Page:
You can't build a house, but you can lay a brick!
I've been thinking about this one for a while. Procrastination gets the best of me more than I'd like to admit. It's taken me many years to figure out that opponent.
The quote above has played a pivotal role as one of the tools to help me make positive steps forward. But, this idea is also effective when helping players chart their course. We introduced it to campers on the Monday of camp.
It works for all big ideas. They are too vague - Getting good grades in school, Making friends, Becoming a good basketball player. They aren't concrete and they aren't one thing.
All big ideas are made up of smaller parts. Part of our role as coaches, teachers, and parents is to help kids understand this. At first, we will work with them to see what those parts are.
But, eventually, they start to see the patterns themselves. They may just need reminders to break problems down. In fact, at some point, they won't listen to your answers at all - even if you know and I know it would help. If only they'd listen :)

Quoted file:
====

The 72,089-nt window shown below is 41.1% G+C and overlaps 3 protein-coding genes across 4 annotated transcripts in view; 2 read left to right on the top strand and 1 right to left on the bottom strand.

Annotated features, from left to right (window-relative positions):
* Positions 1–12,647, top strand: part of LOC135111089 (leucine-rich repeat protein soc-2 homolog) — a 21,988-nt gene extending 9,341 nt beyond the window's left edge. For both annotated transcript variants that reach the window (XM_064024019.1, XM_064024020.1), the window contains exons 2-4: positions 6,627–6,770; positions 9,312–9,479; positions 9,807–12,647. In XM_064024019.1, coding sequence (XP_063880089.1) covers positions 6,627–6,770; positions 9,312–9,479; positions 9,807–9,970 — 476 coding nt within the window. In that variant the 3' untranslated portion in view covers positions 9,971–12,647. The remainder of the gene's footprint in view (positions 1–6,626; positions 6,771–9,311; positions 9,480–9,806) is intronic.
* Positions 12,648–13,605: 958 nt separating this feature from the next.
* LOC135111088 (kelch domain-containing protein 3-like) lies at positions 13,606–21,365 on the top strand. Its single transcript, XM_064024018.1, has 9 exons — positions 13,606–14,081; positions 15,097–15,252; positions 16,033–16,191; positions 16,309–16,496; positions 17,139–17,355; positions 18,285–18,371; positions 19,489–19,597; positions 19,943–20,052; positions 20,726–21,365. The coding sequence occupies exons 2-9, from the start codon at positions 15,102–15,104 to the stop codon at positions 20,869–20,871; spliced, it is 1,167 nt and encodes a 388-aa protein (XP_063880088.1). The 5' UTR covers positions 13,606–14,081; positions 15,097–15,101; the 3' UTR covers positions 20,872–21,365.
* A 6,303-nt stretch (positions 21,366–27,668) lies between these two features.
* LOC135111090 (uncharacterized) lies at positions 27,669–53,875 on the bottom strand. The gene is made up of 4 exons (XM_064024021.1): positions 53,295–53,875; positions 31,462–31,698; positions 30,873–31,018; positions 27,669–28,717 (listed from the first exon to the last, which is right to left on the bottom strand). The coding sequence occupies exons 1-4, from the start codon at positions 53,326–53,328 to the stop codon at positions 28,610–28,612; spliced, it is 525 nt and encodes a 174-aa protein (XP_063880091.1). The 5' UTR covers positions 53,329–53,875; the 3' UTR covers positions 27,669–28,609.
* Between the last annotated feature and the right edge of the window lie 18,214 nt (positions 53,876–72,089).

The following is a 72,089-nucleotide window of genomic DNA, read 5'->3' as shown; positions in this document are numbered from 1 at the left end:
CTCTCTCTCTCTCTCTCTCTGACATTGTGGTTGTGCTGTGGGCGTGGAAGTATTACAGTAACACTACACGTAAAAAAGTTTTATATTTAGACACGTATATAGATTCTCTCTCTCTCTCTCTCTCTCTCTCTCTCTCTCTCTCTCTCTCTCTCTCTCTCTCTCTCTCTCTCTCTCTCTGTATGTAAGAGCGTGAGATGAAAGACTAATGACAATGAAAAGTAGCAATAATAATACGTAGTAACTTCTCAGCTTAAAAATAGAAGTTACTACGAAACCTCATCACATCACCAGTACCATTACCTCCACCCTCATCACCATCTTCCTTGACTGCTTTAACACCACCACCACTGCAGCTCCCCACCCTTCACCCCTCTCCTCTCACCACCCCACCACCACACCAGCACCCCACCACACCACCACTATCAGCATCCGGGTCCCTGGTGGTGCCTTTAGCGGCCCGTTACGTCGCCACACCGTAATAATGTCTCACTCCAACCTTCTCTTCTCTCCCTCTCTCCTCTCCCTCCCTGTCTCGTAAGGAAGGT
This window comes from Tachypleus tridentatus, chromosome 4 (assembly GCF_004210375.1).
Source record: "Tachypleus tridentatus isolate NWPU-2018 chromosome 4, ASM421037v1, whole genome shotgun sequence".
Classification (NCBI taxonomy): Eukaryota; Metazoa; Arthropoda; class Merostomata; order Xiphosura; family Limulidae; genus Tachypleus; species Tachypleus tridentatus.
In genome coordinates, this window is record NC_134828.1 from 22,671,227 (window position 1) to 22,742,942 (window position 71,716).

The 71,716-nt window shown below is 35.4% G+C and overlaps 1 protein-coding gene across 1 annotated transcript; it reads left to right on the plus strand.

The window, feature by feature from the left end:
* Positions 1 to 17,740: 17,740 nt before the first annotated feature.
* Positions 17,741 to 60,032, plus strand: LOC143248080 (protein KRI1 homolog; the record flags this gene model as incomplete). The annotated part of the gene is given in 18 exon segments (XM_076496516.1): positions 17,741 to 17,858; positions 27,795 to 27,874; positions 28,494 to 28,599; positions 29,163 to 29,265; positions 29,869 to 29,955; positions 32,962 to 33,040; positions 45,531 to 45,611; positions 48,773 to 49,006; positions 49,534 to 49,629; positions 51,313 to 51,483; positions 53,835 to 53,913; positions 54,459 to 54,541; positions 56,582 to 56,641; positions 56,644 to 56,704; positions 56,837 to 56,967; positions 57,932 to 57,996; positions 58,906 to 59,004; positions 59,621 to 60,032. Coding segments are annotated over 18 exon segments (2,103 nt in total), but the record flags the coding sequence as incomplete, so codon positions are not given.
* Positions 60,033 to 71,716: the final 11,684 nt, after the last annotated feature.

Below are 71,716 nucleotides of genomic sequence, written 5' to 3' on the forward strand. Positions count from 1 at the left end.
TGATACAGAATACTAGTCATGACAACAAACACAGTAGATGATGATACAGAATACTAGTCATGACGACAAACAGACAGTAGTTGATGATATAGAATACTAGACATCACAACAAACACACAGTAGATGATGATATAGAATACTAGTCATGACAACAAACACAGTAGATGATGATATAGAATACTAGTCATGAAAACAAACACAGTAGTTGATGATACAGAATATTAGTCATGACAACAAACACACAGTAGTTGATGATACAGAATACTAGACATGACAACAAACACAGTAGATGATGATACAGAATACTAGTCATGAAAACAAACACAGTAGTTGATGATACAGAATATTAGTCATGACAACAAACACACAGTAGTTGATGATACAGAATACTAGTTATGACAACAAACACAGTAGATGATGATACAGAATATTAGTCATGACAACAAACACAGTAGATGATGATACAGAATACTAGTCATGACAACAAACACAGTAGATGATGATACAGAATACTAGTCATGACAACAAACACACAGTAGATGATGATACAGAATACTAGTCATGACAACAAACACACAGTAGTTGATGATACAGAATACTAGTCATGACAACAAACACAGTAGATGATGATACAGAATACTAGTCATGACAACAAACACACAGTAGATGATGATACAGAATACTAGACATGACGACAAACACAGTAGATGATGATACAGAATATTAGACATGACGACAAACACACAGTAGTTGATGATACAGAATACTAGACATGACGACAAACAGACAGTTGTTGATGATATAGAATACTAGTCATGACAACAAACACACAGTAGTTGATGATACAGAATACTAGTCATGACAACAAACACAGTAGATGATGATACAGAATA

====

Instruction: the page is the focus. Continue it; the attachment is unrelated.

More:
Working in Gifted Ed for a number of years I learned about different thinking styles. One that was particularly helpful was giving them a broad idea and asking which parts go into it. But, sometimes, I would do the reverse, give them a bunch of parts, and ask them which categories they could all fit under.
This was effective because it empowered them to find patterns and think for themselves. Now, I know what players should do to be successful. But, they don't always want to hear it. However, by asking questions and removing some details, they get to use their agency to figure it out.
That form of learning - discovery - has a lasting impact in terms of belief and motivation. At camp, we broke into small groups and players came up with parts to this whole: What makes a good basketball player good?
They talked about skills, IQ, teamwork, hard work, coachability, and strength. All of which are just big ideas in their own right. If this was a whole unit on basketball (a guy can dream!!) they would have continued to drill down until they reduced their ideas to actionable tasks.